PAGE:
The Dirt on DIRTT
Our second speaker Tuesday (remember, there were three) was Geoff Gosling, Environmental Designer at DIRTT.
The name, DIRTT, can be a little deceptive. DIRTT is an acronym for Doing It Right This Time. How many of us have said, “If I had to do it all over again, I’d….” Long story short, the company CEO did have the chance to do it over again, and DIRTT certainly is doing it right.
Kendall’s mission is to prepare students for lives as artists and designers, and Geoff fills the bill, as both an artist and a designer. His undergraduate degree is in sculpture, and his master’s degree is in industrial design. And his mission? To eliminate interior drywall walls.
At Kendall, professors tell students the process that is to be used in creating a design, no matter the field. Gosling tells us that we should be allowed to create our own process in problem-solving as we strive toward solutions that promote sustainability. Pretty heady stuff for the room full of juniors and seniors, but students sat up straighter when they heard this statement.
Geoff had other tips for students. And one involved rules. “Rules create freedom,” he said. “Consider your daily commute to school. Without traffic rules, there would be chaos. With them, you are free to drive whatever route you choose, and you know you will probably arrive at your destination safely When it comes to design, the more you understand the restrictions, the better your design will be.”
He also warned students of the hazards of designing a project before all the necessary information is at hand. The pitfall? You could fall in love with an incomplete and inappropriate design that isn’t a solution to the problem at hand.
Geoff had other words of wisdom for our students. “Beware of the experts,” he cautioned. That isn’t to say that their information isn’t valuable, but get out into the field and experience the environment the way the end user does. He also added:
• Know what the problem really is before you design the solution. “Looking at other solutions to understand the problem is like eating beef to see what grass tastes like.”
• Swing a hammer. Don’t just sketch or sit at the computer. Get out there and build. Work with Habitat for Humanity. Build a prototype.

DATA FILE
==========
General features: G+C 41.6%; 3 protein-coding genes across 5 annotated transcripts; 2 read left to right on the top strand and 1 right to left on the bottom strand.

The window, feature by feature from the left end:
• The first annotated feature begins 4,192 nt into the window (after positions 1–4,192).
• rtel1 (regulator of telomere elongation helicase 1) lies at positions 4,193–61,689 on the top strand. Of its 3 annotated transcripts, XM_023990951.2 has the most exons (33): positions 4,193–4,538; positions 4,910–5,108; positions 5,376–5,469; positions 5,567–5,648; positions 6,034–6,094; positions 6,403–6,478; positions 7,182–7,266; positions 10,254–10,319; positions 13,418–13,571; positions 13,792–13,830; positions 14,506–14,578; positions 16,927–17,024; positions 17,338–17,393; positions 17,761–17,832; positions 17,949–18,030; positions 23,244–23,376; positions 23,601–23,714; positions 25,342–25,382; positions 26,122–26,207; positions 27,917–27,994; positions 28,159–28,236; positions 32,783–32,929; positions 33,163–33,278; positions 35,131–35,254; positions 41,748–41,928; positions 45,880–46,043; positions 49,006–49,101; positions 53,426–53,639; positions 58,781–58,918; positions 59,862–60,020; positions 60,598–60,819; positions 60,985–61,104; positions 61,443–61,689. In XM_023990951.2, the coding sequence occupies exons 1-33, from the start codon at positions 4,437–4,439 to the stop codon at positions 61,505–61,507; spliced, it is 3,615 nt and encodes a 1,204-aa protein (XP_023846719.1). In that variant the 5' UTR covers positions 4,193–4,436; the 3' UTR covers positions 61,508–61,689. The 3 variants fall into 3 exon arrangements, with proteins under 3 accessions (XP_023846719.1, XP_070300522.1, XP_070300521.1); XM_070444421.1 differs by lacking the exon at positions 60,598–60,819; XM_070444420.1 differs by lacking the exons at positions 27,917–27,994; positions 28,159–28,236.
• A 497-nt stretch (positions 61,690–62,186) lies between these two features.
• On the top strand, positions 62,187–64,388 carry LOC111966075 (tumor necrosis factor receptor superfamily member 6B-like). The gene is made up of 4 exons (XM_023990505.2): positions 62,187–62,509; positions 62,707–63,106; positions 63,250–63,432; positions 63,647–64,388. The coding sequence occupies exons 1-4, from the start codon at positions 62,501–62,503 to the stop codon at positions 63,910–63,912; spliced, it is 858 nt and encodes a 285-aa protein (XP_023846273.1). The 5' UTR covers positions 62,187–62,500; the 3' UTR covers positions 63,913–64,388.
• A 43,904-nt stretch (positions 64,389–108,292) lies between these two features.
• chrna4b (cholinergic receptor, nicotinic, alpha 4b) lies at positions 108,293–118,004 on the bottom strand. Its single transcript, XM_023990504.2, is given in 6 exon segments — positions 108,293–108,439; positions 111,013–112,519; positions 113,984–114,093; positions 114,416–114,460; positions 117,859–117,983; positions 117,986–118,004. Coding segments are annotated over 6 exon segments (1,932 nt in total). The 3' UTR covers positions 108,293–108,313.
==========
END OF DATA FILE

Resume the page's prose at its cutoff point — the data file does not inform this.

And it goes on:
• Remember, nature always wins. Designers must understand the limitations and mechanical properties of the materials you’re working with.
• Make mistakes. Without exploration and willingness to fail, you’re never going to learn.
• Listen seriously. Pay attention to what people are asking for. Clients will often come with their own solution to what they believe the problem is. You have to dig deep to discover the actual problem on your own.
• Lastly, never fall in love with the stuff you create. When you do, you stop evolving as a designer.
That was on Tuesday. Wednesday, we paid the DIRTT showroom a visit. To say that DIRTT builds walls is to say that the Grand Canyon is a ditch. DIRTT walls are amazing.
Would you like some green space in your office environment? You can have a plant-scape DIRTT wall that’s a snap to maintain, thanks to its innovative watering system.
Would you like a wall you can write on, but is far from a boring plain white surface? Yep, DIRTT can help you there, too.
DIRTT also designs and manufactures cool cabinetry for the medical profession.
They also make doors, floors and other pieces and parts needed to create a cool, permanent-yet-movable room. “Think of LEGOs,” Geoff urged us.” You can use the same pieces to build, tear down, and build, over and over and over.”
DIRTT has created their own software, ICE® that allows practically anyone to build a virtual DIRTT environment in practically no time. It also lets you know if your design is impractical. Once finished, the system hands over an itemized list of parts needed.
Our tour of the DIRTT showroom was made complete with delicious appetizers served on DIRTT’s beautiful deck overlooking the Chicago River.
And that’s the dirt on DIRTT!